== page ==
Dr. Chocolate’s Chocolate Chateau

Becca Dilley / Heavy Table

This is the debut of Unsolicited Advice, a new feature on Heavy Table. Unsolicited Advice columns are brief, focused pieces of constructive criticism from a diner’s or customer’s perspective.

When Dr. Chocolate’s Chocolate Chateau popped onto our radar a number of months ago, it seemed like a mirage: A towering, multi-story temple of chocolate, with educational, retail, event, and other miscellaneous spaces all located in a stately mansion on Selby Ave. in St. Paul.

Open since February, the Chateau is marked by a meek little sign out front. An enterprise this ambitiously wild calls for some combination of neon and glass filled with pumping liquid cocoa, or the visual equivalent. Or, at least, something carved, wooden, and Wonka-looking.  A workaday welcome mat pressed into service as a welcome sign adds to the visual letdown of a visit to the Chateau. Where’s the chocolate fairyland we were promised?

SUGGESTION #1: Underpromise, Over-Deliver

The Facebook page for Dr. Chocolate’s Chocolate Chateau contains the following promise: “Dr. Chocolate’s Chocolate Chateau will be a four-floor chocolate shop, eating establishment, exhibition hall, gift store and event center dedicated to the world’s favorite flavor. Soon you will be able to buy the finest gourmet chocolates, brush up on your history in The Story of Chocolate, our 2000 sq ft interpretive center, and peruse the Doctor’s Chocolate Hall of Fame.”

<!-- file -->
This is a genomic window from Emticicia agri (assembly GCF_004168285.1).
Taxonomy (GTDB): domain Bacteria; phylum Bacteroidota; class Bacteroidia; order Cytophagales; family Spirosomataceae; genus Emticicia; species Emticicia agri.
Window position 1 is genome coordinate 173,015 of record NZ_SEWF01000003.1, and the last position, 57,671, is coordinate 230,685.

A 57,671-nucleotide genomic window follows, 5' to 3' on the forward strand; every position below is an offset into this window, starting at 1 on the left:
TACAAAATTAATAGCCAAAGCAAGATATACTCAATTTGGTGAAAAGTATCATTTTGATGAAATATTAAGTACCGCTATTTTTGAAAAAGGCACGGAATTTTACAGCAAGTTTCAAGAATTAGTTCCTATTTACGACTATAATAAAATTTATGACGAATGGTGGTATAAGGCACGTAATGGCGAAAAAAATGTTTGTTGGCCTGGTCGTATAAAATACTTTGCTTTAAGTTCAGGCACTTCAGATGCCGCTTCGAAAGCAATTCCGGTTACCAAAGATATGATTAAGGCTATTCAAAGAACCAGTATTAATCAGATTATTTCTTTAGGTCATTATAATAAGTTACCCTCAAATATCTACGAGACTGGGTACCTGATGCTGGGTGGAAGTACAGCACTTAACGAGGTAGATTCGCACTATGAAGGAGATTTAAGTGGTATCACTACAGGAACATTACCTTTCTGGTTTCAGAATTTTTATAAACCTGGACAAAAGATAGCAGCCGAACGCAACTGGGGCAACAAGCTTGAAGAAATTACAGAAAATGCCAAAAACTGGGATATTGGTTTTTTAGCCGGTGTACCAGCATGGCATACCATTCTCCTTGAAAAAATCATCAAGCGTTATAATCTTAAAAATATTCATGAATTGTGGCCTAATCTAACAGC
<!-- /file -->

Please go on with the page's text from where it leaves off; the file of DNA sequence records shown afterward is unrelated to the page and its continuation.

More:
But the actual store delivers this: a chocolate store and gift shop that wouldn’t be out of place at an upscale mall or airport.

Marketing hype becomes destructive when it sets down expectations that aren’t met. In the case of Dr. Chocolate’s, the marketing strongly suggests a Wonka-like chocolate fairyland, while the shop itself delivers… well, nothing particularly special (see below).